Portland-based four piece Cool American plies a unique trade, somewhere between sneakily virtuosic slacker rock and overdriven power pop-punk in the vein of Tony Molina—an intersection embraced by the group in their cheeky self-identification as "dorito rock." On "Maui's," the latest transmission from Cool American's upcoming full-length Infinite Hiatus, both tendencies shine through, goading each other in a playful back-and-forth.
"Maui's" is a gentle recollection of a Saturday long past, strummed and lovingly recounted until it suddenly veers off course. A "twitch" Nathan Tucker describes becomes a genuine "warning" that the song might swerve out of control. And it does: as the subject tries to "have another drink and ignore" this premonition, this sense of pent-up tension, the song explodes in a wash of guitar pedal dissonance. But the new direction is neither aggressive nor unflattering: the heavier section retains the first's jaunty whimsy—albeit with a little more teeth.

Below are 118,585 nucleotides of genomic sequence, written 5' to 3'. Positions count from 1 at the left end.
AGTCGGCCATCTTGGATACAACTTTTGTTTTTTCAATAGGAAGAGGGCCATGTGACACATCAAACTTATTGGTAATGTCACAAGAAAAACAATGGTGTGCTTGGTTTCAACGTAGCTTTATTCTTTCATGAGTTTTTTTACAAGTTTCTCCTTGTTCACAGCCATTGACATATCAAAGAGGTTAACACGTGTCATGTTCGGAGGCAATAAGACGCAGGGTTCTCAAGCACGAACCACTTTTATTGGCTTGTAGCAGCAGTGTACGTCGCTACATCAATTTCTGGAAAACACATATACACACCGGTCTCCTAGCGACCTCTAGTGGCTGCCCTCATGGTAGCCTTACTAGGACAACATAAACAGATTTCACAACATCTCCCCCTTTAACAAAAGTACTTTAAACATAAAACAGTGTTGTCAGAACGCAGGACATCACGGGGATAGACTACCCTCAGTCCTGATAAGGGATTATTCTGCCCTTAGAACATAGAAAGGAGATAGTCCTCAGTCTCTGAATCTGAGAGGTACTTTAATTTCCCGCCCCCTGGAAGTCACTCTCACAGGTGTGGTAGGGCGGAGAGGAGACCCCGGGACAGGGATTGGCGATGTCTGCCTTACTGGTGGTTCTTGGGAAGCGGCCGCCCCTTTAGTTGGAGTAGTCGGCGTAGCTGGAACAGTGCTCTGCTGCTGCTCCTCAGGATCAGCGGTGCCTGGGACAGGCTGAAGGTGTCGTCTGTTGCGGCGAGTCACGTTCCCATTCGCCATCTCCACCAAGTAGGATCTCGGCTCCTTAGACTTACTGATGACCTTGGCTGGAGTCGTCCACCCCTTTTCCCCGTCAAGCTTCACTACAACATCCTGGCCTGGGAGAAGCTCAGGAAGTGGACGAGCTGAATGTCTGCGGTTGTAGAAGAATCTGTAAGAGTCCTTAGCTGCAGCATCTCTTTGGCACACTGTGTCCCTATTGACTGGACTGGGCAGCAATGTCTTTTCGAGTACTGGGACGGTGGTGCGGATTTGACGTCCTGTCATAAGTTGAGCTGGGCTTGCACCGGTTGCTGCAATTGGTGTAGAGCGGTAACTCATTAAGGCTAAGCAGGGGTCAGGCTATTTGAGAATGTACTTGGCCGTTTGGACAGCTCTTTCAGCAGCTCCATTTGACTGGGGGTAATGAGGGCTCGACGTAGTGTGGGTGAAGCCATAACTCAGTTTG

is out June 2 on Good Cheer Records. Listen to the premiere of "Maui's" below and be sure to catch Cool American play with Turtlenecked and Museum of Recycling at Alphaville June 25
A heavy-hitting lineup of Actress, Forest Swords, and UMFANG graced the stage May 10 at Mercury Lounge. We hope you made it. If not, relive the magic and check out dreamy shots from the atmospheric night generously provided by Erez Avissar.
On Olden Goldies, Tall Juan mixes things up. The ecstatic rock n’ roll stylings of his latest transmission on BUFU Records resonate with the playfully inverted title of the record: on Olden Goldies, Argentinian-born Far-Rockaway transplant Tall Juan mines a sound reminiscent of the golden oldies of AM radio scuzz—but, not without reverence, warps the sound and structure of a racially and sonically exclusive genre with his Spanish lyrics and casual brashness. This nonchalantly progressive attitude, always tinged with a cocksure enthusiasm, colors the resplendent Olden Goldies with an insouciance tinged with loss and hardship—of drug addiction, heartbreak, and immigration—that Juan bats away with a grin. But beneath this grin scratches, yelps, and yawps Juan’s inimitable voice, a testament to both his Latin roots and his new digs in Queens.